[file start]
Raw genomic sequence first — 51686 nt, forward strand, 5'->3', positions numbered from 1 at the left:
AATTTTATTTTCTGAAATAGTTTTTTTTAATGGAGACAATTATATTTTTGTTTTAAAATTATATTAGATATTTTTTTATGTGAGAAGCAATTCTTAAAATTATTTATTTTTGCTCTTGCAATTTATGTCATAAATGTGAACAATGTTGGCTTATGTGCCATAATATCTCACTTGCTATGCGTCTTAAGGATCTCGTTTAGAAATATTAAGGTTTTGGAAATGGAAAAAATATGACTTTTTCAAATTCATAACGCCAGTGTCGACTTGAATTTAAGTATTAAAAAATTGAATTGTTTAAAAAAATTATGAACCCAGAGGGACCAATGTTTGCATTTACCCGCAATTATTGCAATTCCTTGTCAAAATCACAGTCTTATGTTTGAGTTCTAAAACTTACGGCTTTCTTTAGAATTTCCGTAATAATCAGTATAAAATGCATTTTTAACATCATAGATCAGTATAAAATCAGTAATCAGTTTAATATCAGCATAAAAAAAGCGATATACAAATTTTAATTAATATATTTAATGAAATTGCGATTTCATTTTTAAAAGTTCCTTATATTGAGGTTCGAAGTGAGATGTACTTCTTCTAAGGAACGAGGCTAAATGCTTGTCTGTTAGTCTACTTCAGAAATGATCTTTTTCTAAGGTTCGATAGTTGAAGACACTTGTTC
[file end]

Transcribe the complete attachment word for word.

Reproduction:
Raw genomic sequence first — 51686 nt, forward strand, 5'->3', positions numbered from 1 at the left:
AATTTTATTTTCTGAAATAGTTTTTTTTAATGGAGACAATTATATTTTTGTTTTAAAATTATATTAGATATTTTTTTATGTGAGAAGCAATTCTTAAAATTATTTATTTTTGCTCTTGCAATTTATGTCATAAATGTGAACAATGTTGGCTTATGTGCCATAATATCTCACTTGCTATGCGTCTTAAGGATCTCGTTTAGAAATATTAAGGTTTTGGAAATGGAAAAAATATGACTTTTTCAAATTCATAACGCCAGTGTCGACTTGAATTTAAGTATTAAAAAATTGAATTGTTTAAAAAAATTATGAACCCAGAGGGACCAATGTTTGCATTTACCCGCAATTATTGCAATTCCTTGTCAAAATCACAGTCTTATGTTTGAGTTCTAAAACTTACGGCTTTCTTTAGAATTTCCGTAATAATCAGTATAAAATGCATTTTTAACATCATAGATCAGTATAAAATCAGTAATCAGTTTAATATCAGCATAAAAAAAGCGATATACAAATTTTAATTAATATATTTAATGAAATTGCGATTTCATTTTTAAAAGTTCCTTATATTGAGGTTCGAAGTGAGATGTACTTCTTCTAAGGAACGAGGCTAAATGCTTGTCTGTTAGTCTACTTCAGAAATGATCTTTTTCTAAGGTTCGATAGTTGAAGACACTTGTTC